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Scala | Literals

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  • Last Updated : 05 Dec, 2022
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Any constant value which can be assigned to the variable is called as literal/constant. The literals are a series of symbols utilized for describing a constant value in the code. There are many types of literals in Scala namely Character literals, String literals, Multi-Line String literals, Boolean literals, Integer literals, and Floating point literals.

Types of literals

Integer Literals: The Integer literals are generally of type Int or of type Long when a suffix L or l is added at the end of the Integers. The type Int, as well as type Long, are all Integer numerals. 

Note:

  • The range of the type Int is from (-2^31 to 2^30).
  • The range of the type Long is from (-2^63 to 2^62).
  • When an Integer literal has a number that falls out of this range then a compile-time error arises.

Decimal literals: Here, the allowed digits are from 0 to 9.

val x = 37

Hexa-decimal literals: Here, the allowed digits are from 0 to 9 and characters used are from a to f. We can use uppercase as well as lowercase characters.

// The hexa-decimal number should be prefix
// with 0X or 0x.
val x = 0xFFF

Floating Point Literals: This type of literals are of type Double as well as type Float when a suffix F or f is added at the end and we can even specify Double type by suffixing with d or D.

val x = 3.14159

Example: 

Scala




// Scala program of floating
// point literals
 
// Creating object
object double
{
 
    // Main method
    def main(args: Array[String])
    {
 
        // decimal-form literal
        val a = 3.156
 
        // It is also a decimal
        // form of the literal
        val b = 0123.34
 
        // Displays results
        println(a)
        println(b)
    }
}


Output:

3.156
123.34

Here, we can’t specify literals in Octal or Hexadecimal form.

Character Literals: 

character literals are either uni-code character which are printable or are represented by escape sequences.

val x = 'b' 
//character literal in a single quote.
val x = '\u0051' 
//uni-code representation of character literal,
//This uni-code represents Q.
val x = '\n' 
//Escape sequence in character literals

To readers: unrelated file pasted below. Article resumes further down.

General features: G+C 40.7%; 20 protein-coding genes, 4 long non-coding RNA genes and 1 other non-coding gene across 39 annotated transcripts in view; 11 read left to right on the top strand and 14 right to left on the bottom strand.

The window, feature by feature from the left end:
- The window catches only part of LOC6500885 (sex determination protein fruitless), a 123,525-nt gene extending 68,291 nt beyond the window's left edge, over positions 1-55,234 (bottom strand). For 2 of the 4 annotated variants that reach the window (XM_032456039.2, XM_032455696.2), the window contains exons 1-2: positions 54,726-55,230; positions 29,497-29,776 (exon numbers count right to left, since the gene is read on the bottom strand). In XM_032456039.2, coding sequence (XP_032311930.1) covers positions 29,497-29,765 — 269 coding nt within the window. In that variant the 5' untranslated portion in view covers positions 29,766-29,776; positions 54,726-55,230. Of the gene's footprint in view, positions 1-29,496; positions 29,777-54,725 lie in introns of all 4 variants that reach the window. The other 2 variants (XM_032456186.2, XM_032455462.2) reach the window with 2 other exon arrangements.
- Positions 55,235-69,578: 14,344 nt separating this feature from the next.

Example: 

Scala




// Scala program of character
// literal
 
// Creating object
object literal
{
 
    // Main method
    def main(args: Array[String])
    {
        // Creating a character literal
        // in single quote
        val x = 'b'
 
        // uni-code representation of
        // character literal
        val y = '\u0051'
 
        // Escape sequence in character
        // literals
        val z = '\n'
 
        // Displays results
        println(x)
        println(y)
        println(z)
    }
}


Output:

b
Q

The character literals are enclosed in a single quote.

String literals: The String literals are a series of characters, which are available in double-quotes. The String literals can be handled smoothly by utilizing String Interpolation.

val x = "GfG"

Example: 

Scala




// Scala program of literals
 
// Creating object
object literal
{
 
    // Main method
    def main(args: Array[String])
    {
        // Creating a string
        // literal
        val x = "GeeksforGeeks"
 
        // Displays string
        // literals
        println(x)
    }
}


Output:

GeeksforGeeks

Single-line string literals are enclosed in a quotation marks.

Multi-Line String Literals: The multi-line string literals are also a series of characters but it has multiple lines.

val x = """GfG"""

Example: 

Scala




// Scala program of multi-line
// string literals
 
// Creating object
object literal
{
 
    // Main method
    def main(args: Array[String])
    {
        // Creating a multiple
        // line string literal
        val x ="""GeeksforGeeks
        is a
        computer science
        portal"""
 
        // Displays multiple
        // lines
        println(x)
 
    }
}


Output:

GeeksforGeeks
is a
computer science
portal

The multi-line string literals are enclosed in triple quotes.

Boolean Literals: Boolean literals allow only two values i.e. true and false, which are members of the type Boolean.

val x = true

Example: 

Scala




// Scala program of Boolean
// literals
 
// Creating object
object GfG
{
 
    // Main method
    def main(args: Array[String])
    {
 
        // Assigning true
        val a = true
 
        // Assigning false
        val b = false
 
        // Displays results
        println(a)
        println(b)
    }
}


Output:

true
false

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